Scientists hail ‘world-changing’ malaria vaccine

September 13th, 2022
Scientists hail ‘world-changing’ malaria vaccine

Scientists have hailed a “world-changing” malaria vaccine, which is set to be rolled out at scale next year.

A team from Oxford University has produced a new vaccine, which provides effective protection against malaria, a disease, which kills thousands every year. Research trials showed the vaccine has up to 80% efficacy. The new vaccine is not only cheap to produce, but it is also relatively easy to manufacture. There is already an agreement in place to create more than 100 million doses every year once the rollout commences.

The development is hugely significant. Representatives from Malaria No More said that it could put a stop to children dying from malaria during “our lifetimes.” After more than a century of working on a vaccine for malaria, the World Health Organization approved the first malaria vaccine in 2021. The vaccine, which was produced by GSK, was distributed in Africa.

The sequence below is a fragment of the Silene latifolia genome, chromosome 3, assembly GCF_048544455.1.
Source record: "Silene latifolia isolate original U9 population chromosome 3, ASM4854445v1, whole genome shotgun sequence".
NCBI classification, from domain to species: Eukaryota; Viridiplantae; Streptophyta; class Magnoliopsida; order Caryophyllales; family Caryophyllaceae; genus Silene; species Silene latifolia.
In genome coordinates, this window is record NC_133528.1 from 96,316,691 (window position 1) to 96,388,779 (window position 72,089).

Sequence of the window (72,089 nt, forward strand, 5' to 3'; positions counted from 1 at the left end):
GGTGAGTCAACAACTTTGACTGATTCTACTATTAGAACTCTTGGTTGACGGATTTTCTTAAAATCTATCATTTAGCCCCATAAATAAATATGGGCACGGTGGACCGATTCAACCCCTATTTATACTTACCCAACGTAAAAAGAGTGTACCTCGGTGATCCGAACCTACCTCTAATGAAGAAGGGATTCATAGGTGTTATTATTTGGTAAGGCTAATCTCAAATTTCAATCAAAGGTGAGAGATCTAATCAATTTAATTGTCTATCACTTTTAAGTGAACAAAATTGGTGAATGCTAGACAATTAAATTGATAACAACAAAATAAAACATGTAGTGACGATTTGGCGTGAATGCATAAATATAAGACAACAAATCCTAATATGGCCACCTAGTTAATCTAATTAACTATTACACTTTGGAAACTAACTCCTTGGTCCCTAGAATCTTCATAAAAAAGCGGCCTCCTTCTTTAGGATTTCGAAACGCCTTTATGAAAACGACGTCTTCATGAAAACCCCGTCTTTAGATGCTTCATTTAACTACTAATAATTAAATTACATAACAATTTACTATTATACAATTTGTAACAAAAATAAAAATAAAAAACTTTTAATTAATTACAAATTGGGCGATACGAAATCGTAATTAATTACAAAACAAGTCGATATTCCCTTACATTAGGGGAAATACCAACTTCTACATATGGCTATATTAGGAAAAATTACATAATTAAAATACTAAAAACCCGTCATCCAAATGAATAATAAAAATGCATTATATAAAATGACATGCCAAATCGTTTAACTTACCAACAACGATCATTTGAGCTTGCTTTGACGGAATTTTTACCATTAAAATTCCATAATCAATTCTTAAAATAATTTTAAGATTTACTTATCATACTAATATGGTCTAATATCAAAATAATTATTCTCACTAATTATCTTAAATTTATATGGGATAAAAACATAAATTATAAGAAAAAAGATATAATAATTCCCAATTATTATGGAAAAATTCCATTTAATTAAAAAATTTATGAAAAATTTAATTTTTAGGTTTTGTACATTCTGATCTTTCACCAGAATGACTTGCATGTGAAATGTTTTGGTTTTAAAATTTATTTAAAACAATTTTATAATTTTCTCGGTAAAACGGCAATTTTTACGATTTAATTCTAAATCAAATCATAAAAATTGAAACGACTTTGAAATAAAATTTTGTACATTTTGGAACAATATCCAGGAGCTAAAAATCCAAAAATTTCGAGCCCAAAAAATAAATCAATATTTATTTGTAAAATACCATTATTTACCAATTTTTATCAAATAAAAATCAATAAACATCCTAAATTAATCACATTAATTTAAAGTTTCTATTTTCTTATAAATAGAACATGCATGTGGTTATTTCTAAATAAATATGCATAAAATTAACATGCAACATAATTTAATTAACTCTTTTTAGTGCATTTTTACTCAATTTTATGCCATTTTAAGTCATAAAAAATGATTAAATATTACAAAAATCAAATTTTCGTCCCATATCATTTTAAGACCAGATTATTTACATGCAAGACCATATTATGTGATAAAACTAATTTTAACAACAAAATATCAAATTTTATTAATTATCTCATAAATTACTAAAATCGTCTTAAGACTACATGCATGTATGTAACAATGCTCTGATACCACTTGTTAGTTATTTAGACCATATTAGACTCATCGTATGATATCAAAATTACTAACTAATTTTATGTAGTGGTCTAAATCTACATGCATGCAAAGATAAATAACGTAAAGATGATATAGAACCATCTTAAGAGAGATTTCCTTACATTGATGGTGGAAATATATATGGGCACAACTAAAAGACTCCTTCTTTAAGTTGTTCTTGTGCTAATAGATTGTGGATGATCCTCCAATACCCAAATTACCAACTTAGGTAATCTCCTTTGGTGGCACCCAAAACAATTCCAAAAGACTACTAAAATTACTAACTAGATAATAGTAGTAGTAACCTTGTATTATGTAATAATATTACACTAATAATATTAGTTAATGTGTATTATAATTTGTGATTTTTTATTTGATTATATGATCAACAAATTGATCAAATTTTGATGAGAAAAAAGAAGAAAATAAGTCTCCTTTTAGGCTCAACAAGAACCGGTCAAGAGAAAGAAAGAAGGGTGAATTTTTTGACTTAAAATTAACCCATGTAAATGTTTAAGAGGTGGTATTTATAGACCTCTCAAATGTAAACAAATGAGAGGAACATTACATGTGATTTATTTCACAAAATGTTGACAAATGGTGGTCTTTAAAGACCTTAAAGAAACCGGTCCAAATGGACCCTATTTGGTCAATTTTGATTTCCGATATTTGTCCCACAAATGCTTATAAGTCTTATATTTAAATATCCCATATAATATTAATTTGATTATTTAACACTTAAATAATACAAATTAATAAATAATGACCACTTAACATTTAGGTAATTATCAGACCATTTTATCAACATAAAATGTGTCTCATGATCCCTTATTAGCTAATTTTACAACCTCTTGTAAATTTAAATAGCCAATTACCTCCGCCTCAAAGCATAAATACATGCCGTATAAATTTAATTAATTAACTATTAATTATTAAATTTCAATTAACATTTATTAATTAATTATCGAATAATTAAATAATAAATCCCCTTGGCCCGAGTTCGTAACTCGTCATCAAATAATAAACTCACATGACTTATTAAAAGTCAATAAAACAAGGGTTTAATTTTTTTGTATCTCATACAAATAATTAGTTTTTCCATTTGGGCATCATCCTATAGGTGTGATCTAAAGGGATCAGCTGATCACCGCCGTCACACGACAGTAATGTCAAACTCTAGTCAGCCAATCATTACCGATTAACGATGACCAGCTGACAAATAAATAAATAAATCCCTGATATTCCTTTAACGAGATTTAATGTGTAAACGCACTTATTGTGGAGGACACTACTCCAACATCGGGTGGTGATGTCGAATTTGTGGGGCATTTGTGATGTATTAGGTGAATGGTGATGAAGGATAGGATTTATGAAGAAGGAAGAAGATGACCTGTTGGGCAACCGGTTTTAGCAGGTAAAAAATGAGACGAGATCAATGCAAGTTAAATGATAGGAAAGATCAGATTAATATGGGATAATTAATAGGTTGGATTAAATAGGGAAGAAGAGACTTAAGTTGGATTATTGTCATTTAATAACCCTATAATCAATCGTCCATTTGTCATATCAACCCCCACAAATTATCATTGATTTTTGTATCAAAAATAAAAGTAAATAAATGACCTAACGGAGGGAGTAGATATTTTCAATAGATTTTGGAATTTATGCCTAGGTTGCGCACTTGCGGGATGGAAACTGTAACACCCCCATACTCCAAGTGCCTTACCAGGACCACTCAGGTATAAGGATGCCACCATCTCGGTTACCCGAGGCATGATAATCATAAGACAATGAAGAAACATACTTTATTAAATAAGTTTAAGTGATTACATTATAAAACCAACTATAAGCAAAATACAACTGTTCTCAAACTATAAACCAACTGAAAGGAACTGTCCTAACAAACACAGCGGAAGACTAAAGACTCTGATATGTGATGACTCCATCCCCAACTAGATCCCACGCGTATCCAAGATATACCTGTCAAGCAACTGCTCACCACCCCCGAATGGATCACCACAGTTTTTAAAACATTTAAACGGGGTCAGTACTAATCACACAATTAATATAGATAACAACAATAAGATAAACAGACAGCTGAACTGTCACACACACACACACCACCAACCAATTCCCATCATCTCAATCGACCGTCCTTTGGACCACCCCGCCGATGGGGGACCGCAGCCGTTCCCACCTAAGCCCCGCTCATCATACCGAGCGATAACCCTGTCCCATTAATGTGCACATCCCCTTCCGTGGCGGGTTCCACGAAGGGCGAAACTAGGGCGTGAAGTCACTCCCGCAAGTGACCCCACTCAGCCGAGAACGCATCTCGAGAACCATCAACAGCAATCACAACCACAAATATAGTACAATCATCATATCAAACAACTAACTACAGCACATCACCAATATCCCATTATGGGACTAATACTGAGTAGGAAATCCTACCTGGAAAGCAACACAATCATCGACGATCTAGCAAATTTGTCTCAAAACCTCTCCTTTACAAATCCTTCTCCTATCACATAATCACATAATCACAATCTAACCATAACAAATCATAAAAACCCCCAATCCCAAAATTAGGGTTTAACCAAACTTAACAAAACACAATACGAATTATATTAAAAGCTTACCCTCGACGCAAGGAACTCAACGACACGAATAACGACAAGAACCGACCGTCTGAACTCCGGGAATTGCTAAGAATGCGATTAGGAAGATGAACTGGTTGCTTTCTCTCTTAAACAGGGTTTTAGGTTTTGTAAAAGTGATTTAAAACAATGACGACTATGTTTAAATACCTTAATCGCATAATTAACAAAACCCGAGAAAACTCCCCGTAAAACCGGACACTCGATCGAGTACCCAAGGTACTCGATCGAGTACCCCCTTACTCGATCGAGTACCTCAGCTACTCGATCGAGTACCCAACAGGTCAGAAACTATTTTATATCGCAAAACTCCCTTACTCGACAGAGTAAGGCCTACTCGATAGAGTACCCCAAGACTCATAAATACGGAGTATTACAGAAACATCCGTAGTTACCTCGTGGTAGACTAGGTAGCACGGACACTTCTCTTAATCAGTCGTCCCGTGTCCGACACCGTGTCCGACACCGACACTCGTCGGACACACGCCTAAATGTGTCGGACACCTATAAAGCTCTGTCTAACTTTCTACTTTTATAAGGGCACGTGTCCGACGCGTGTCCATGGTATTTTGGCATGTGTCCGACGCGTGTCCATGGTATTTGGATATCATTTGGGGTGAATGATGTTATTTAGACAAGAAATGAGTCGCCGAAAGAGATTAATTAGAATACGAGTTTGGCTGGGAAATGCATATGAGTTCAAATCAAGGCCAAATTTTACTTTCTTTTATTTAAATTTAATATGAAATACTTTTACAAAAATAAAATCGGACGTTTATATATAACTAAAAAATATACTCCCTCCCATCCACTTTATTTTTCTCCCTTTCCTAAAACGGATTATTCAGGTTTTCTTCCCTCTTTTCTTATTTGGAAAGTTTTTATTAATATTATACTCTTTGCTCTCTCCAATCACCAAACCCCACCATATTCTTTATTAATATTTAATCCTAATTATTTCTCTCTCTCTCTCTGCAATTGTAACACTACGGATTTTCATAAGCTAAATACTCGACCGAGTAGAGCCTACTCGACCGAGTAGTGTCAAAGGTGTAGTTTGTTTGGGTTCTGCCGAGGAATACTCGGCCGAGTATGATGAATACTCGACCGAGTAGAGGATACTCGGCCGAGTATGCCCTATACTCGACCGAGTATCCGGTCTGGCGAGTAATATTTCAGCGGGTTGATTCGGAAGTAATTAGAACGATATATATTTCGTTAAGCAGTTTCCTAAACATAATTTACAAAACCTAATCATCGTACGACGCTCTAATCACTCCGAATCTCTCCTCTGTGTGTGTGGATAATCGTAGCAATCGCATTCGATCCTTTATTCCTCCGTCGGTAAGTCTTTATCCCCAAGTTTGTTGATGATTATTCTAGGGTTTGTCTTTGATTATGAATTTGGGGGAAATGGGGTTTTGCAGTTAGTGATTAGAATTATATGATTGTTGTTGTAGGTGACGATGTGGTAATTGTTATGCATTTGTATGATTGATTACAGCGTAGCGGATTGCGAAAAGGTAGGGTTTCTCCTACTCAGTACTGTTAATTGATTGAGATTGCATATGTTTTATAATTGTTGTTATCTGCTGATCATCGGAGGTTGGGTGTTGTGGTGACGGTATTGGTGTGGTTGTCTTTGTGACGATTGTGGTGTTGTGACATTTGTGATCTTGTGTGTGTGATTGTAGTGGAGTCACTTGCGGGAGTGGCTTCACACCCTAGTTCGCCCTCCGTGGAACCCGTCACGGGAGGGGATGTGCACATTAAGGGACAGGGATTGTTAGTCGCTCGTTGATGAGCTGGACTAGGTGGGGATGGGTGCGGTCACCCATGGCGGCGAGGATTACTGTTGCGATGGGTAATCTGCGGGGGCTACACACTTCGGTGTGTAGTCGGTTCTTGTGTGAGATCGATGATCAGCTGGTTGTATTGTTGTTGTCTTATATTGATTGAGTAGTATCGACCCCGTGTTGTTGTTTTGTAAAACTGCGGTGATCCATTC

The team at Oxford University is particularly excited about its new malaria vaccine because it is easier to produce in large numbers and scientists believe that it is more effective than the GSK injection. The findings of a trial conducted in Burkina Faso showed up to 80% efficacy when given in three doses followed by a booster. The trial involved 409 children from Nanoro.

The results of the first trial have been published in The Lancet Infectious Diseases. The team is now waiting on the outcome of a much larger, more extensive study involving 4,800 children. The findings will dictate the next move, with researchers hoping the vaccine will be approved for use in the coming weeks.

Prof Adrian Hill, from Oxford University’s Jenner Institute, described the trial findings as “the best data yet in the field with any malaria vaccine” and explained that this particular vaccine is promising because it is very cheap to produce. He added, “We really could be looking at a very substantial reduction in that horrendous burden of malaria.” The team is hoping that the vaccine will be in use soon with the expectation of protecting children and “saving lives, certainly by the end of next year.”

The latest statistics show that malaria kills more than 400,000 people every year. Over 93% of cases are identified in Africa.

Prof Katie Ewer, who is part of the Oxford team, described the vaccine’s potential as “world-changing.”

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